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Homo economicus?

Economist.com | Human evolution

Human evolution

Homo economicus?

Apr 7th 2005
From The Economist print edition

SINCE the days of Adam Smith and David Ricardo, advocates of free trade and the division of labour, including this newspaper, have lauded the advantages of those economic principles. Until now, though, no one has suggested that they might be responsible for the very existence of humanity. But that is the thesis propounded by Jason Shogren, of the University of Wyoming, and his colleagues. For Dr Shogren is suggesting that trade and specialisation are the reasons Homo sapiens displaced previous members of the genus, such as Homo neanderthalensis (Neanderthal man), and emerged triumphant as the only species of humanity.

Neanderthal man has had a bad cultural rap over the years since the discovery of the first specimen in the Neander valley in Germany, in the mid-19th century. The “caveman” image of a stupid, grunting, hairy, thick-skulled parody of graceful modern humanity has stuck in the public consciousness. But current scholarship suggests Neanderthals were probably about as smart as modern humans, and also capable of speech. If they were hairy, strong and tough—which they were—that was an appropriate adaptation to the ice-age conditions in which they lived. So why did they become extinct?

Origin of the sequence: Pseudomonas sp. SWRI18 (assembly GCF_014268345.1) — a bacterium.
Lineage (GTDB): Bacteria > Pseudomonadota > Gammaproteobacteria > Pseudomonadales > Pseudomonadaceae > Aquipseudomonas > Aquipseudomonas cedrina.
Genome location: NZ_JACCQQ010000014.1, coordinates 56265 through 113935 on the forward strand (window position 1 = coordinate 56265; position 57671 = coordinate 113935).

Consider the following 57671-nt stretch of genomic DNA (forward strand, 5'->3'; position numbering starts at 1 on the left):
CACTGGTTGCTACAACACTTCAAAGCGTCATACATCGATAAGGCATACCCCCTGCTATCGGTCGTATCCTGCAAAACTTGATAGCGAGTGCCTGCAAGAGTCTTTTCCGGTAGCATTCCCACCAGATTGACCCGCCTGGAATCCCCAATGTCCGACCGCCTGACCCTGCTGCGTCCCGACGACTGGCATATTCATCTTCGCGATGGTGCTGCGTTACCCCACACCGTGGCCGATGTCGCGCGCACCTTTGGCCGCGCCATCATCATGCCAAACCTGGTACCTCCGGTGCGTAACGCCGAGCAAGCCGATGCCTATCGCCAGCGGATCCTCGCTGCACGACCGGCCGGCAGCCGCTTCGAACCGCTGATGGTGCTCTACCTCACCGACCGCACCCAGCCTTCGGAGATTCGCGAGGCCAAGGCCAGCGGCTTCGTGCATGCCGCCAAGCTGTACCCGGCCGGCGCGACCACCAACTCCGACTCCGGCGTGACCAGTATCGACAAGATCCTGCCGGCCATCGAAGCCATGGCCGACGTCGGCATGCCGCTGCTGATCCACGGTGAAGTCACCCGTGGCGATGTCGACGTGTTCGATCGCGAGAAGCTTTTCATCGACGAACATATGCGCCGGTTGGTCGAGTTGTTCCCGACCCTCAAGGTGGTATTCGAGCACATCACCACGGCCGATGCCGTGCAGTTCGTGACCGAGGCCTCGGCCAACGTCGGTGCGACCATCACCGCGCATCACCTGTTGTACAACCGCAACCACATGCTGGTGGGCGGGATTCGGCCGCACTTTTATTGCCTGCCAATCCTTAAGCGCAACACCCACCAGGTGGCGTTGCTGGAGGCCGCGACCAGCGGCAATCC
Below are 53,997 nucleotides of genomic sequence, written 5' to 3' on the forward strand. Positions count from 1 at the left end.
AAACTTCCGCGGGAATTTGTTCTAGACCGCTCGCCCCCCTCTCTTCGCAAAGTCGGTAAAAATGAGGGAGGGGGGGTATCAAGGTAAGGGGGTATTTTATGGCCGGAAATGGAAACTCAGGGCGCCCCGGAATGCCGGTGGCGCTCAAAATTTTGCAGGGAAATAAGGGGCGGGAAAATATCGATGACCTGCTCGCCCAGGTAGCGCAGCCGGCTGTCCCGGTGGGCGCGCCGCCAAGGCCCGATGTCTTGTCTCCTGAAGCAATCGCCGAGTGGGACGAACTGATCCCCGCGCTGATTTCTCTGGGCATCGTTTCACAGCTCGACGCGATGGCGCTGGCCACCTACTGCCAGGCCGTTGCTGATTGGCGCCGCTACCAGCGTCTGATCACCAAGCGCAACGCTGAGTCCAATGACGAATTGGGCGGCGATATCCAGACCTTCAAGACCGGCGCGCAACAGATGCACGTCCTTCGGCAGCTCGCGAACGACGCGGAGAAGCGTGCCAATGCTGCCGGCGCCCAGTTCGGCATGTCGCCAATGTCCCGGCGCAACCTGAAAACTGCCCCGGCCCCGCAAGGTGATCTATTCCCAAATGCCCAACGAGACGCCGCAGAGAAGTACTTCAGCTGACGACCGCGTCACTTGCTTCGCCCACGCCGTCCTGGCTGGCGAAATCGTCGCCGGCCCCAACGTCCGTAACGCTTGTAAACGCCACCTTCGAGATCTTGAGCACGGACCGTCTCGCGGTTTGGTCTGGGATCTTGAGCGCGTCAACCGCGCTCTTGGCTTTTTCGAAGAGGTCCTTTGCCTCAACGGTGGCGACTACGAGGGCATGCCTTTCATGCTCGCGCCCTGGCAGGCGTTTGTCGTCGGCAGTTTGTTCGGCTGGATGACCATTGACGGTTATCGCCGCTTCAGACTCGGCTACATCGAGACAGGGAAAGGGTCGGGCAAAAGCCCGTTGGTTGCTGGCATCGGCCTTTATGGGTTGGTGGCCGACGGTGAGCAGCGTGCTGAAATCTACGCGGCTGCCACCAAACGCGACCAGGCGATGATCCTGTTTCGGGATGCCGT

Neanderthals existed perfectly successfully for 200,000 years before Homo sapiens arrived in their European homeland about 40,000 years ago, after a circuitous journey from Africa via central Asia. But 10,000 years later they were gone, so it seems likely that the arrival of modern man was the cause. The two species certainly occupied more or less the same ecological niche (hunting a wide range of animals, and gathering a similarly eclectic range of plant food), and would thus have been competitors.

Bartering for your life
One theory is that Homo sapiens had more sophisticated tools, which gave him an advantage in hunting or warfare. Another is that the modern human capacity for symbolic thinking (manifest at that time in the form of cave paintings and carved animal figurines) provided an edge. Symbolic thinking might have led to more sophisticated language and better co-operation. But according to Dr Shogren’s paper in a forthcoming edition of the Journal of Economic Behaviour and Organisation, it was neither cave paintings nor better spear points that led to Homo sapiens’s dominance. It was a better economic system.